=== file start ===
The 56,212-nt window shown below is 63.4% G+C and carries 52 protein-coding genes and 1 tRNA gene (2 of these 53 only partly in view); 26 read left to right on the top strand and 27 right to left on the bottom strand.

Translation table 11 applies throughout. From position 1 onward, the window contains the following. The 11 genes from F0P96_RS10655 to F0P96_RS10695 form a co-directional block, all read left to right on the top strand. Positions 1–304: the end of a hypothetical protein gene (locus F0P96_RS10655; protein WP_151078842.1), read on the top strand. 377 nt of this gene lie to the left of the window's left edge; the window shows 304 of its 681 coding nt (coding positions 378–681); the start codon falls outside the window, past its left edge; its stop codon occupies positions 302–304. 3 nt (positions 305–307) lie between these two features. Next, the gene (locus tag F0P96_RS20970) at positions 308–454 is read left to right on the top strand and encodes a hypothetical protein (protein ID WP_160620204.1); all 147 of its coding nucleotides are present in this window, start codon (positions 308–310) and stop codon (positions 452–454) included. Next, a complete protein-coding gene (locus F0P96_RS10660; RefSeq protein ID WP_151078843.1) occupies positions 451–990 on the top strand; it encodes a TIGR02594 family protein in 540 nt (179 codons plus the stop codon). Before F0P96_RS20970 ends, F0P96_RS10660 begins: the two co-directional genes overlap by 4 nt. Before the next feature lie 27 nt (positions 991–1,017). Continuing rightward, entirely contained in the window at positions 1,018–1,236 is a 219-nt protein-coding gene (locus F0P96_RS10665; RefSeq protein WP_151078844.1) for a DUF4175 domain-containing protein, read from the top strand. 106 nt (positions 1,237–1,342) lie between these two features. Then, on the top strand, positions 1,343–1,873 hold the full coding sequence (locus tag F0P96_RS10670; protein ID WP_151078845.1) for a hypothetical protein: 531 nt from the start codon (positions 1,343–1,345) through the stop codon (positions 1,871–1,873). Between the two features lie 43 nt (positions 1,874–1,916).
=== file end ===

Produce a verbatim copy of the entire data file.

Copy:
The 56,212-nt window shown below is 63.4% G+C and carries 52 protein-coding genes and 1 tRNA gene (2 of these 53 only partly in view); 26 read left to right on the top strand and 27 right to left on the bottom strand.

Translation table 11 applies throughout. From position 1 onward, the window contains the following. The 11 genes from F0P96_RS10655 to F0P96_RS10695 form a co-directional block, all read left to right on the top strand. Positions 1–304: the end of a hypothetical protein gene (locus F0P96_RS10655; protein WP_151078842.1), read on the top strand. 377 nt of this gene lie to the left of the window's left edge; the window shows 304 of its 681 coding nt (coding positions 378–681); the start codon falls outside the window, past its left edge; its stop codon occupies positions 302–304. 3 nt (positions 305–307) lie between these two features. Next, the gene (locus tag F0P96_RS20970) at positions 308–454 is read left to right on the top strand and encodes a hypothetical protein (protein ID WP_160620204.1); all 147 of its coding nucleotides are present in this window, start codon (positions 308–310) and stop codon (positions 452–454) included. Next, a complete protein-coding gene (locus F0P96_RS10660; RefSeq protein ID WP_151078843.1) occupies positions 451–990 on the top strand; it encodes a TIGR02594 family protein in 540 nt (179 codons plus the stop codon). Before F0P96_RS20970 ends, F0P96_RS10660 begins: the two co-directional genes overlap by 4 nt. Before the next feature lie 27 nt (positions 991–1,017). Continuing rightward, entirely contained in the window at positions 1,018–1,236 is a 219-nt protein-coding gene (locus F0P96_RS10665; RefSeq protein WP_151078844.1) for a DUF4175 domain-containing protein, read from the top strand. 106 nt (positions 1,237–1,342) lie between these two features. Then, on the top strand, positions 1,343–1,873 hold the full coding sequence (locus tag F0P96_RS10670; protein ID WP_151078845.1) for a hypothetical protein: 531 nt from the start codon (positions 1,343–1,345) through the stop codon (positions 1,871–1,873). Between the two features lie 43 nt (positions 1,874–1,916).